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elevated and permanent forms. And if this be true of even mediocre poetry, for how much more are we indebted to the best! Like the fabled fountain of the Azores, but with a more various power, the magic of this Art can confer on each period of life its appropriate blessing: on early years Experience, on maturity Calm, on age Youthfulness. Poetry gives treasures "more golden than gold," leading us in higher and healthier ways than those of the world, and interpreting to us the lessons of Nature. But she speaks best for herself. Her true accents, if the plan has been executed with success, may be heard throughout the following pages :—wherever the Poets of England are honoured, wherever the dominant language of the world is spoken, it is hoped that they will find fit audience.
F. T. PALGRAVE.
The Golden Treasury.
THE Elizabethan Poetry, as it is rather vaguely termed, forms the substance of this Book, which contains pieces from Wyat under Henry VIII. to Shakespeare midway through the reign of James I., and Drummond who carried on the early manner to a still later period. There is here a wide range of style ;-from simplicity expressed in a language hardly yet broken in to verse, -through the pastoral fancies and Italian conceits of the strictly Elizabethan time,-to the passionate reality of Shakespeare: yet a general uniformity of tone prevails. Few readers can fail to observe the natural sweetness of the verse, the single-hearted straightforwardness of the thoughts :-nor less, the limitation of subject to the many phases of one passion, which then characterised our lyrical poetry,-unless when, as with Drummond and Shakespeare, the "purple light of Love" is tempered by a spirit of sterner reflection.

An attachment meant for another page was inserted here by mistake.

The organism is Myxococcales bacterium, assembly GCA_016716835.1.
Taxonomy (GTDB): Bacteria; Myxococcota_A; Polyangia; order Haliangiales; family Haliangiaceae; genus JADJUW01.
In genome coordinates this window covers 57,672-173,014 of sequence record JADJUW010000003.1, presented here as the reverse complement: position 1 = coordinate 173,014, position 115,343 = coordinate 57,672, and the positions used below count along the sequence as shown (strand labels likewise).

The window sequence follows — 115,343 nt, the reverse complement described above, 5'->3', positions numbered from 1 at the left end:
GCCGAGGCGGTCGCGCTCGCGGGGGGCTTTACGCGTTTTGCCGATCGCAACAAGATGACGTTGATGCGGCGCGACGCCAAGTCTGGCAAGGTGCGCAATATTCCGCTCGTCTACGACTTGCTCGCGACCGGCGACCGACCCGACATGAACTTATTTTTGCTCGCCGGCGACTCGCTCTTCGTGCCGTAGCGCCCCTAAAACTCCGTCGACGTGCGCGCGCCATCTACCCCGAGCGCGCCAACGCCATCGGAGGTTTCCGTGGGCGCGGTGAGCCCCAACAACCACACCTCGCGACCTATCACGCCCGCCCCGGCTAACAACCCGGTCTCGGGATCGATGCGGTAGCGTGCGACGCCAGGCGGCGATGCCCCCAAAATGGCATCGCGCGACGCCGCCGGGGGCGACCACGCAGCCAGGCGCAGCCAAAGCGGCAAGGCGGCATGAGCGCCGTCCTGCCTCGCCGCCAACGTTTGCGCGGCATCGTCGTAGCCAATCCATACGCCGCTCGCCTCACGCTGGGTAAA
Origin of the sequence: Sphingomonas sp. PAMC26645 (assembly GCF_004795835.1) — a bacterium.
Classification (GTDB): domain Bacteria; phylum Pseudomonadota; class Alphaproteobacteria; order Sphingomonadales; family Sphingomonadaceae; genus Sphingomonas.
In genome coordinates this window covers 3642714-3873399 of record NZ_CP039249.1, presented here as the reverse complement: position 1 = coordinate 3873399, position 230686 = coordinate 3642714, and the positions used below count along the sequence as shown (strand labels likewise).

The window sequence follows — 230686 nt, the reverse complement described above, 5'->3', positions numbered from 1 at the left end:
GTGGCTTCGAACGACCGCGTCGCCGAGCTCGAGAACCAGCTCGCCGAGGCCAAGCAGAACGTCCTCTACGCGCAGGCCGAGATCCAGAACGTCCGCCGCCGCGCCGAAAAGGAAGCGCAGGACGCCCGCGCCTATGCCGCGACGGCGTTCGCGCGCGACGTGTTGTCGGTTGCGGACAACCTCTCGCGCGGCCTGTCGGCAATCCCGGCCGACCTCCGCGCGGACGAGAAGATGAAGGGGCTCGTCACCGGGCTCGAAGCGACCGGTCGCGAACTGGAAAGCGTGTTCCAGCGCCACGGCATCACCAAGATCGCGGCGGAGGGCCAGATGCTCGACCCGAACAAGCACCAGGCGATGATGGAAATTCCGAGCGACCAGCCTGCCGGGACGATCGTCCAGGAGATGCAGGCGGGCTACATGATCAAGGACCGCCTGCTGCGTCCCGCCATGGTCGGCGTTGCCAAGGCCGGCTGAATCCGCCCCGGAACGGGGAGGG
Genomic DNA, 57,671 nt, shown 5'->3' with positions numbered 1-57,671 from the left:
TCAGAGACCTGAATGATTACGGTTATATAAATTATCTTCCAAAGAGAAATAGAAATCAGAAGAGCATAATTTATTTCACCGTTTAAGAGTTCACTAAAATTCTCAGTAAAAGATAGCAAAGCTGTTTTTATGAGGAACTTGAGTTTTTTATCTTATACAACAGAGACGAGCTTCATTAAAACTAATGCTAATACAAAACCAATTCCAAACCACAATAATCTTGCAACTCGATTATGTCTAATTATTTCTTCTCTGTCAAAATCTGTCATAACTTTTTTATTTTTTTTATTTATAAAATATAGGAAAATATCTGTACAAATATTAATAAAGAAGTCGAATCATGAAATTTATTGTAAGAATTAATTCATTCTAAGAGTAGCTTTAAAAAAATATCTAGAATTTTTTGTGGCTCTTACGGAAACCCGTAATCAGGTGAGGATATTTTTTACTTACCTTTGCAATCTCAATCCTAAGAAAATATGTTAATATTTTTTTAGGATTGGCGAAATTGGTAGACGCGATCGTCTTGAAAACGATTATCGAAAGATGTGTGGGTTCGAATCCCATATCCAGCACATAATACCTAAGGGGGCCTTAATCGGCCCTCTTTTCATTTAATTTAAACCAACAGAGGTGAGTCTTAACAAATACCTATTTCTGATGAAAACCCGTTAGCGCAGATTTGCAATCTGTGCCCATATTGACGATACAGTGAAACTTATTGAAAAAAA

It should be observed that this and the following Summaries apply in the main to the Collection here presented, in which (besides its restriction to Lyrical Poetry) a strictly representative or historical Anthology has not been aimed at. Great Excellence, in human art as in human character, has from the beginning of things been even more uniform than Mediocrity, by virtue of the closeness of its approach to Nature:-and so far as the standard of Excellence kept in view has been attained in this volume, a comparative absence of extreme or temporary phases in style, a similarity of tone and
manner, will be found throughout :-something neither modern nor ancient, but true in all ages, and like the works of Creation, perfect as on the first day.
Spring, the sweet Spring, is the year's pleasant king;
The palm and may make country houses gay,
The fields breathe sweet, the daisies kiss our feet,
Spring! the sweet Spring!
2. SUMMONS TO LOVE.
And paint the sable skies
With azure, white, and red:
Rouse Memnon's mother from her Tithon's bed
The nightingales thy coming eachwhere sing:
Give life to this dark world which lieth dead;
In larger locks than thou wast wont before,
And emperor-like decore
With diadem of pearl thy temples fair :
Chase hence the ugly night
Which serves but to make dear thy glorious light.
-This is that happy morn,
That day, long-wished day
(If cruel stars have not my ruin sworn
And fates my hopes betray),
Which, purely white, deserves
An everlasting diamond should it mark.
My Love, to hear and recompense my love.
But show thy blushing beams,
And thou two sweeter eyes
Shalt see than those which by Penéus' streams
Did once thy heart surprize.
Now, Flora, deck thyself in fairest guise:
A voice surpassing far Amphion's lyre,
Beyond the hills, to shun his flaming wheels:
And nothing wanting is, save She, alas!
W. DRUMMOND OF HAWTHORNDEN.
3. TIME AND LOVE.
When I have seen by Time's fell hand defaced
When I have seen the hungry ocean gain
When I have seen such interchange of state,
Ruin hath taught me thus to ruminate—
This thought is as a death, which cannot choose But weep to have that which it fears to lose. W. SHAKESPEARE.
Since brass, nor stone, nor earth, nor boundless sea,
But sad mortality o'ersways their power,
How with this rage shall beauty hold a plea,
O how shall summer's honey breath hold out
O fearful meditation! where, alack!
Shall Time's best jewel from Time's chest lie hid?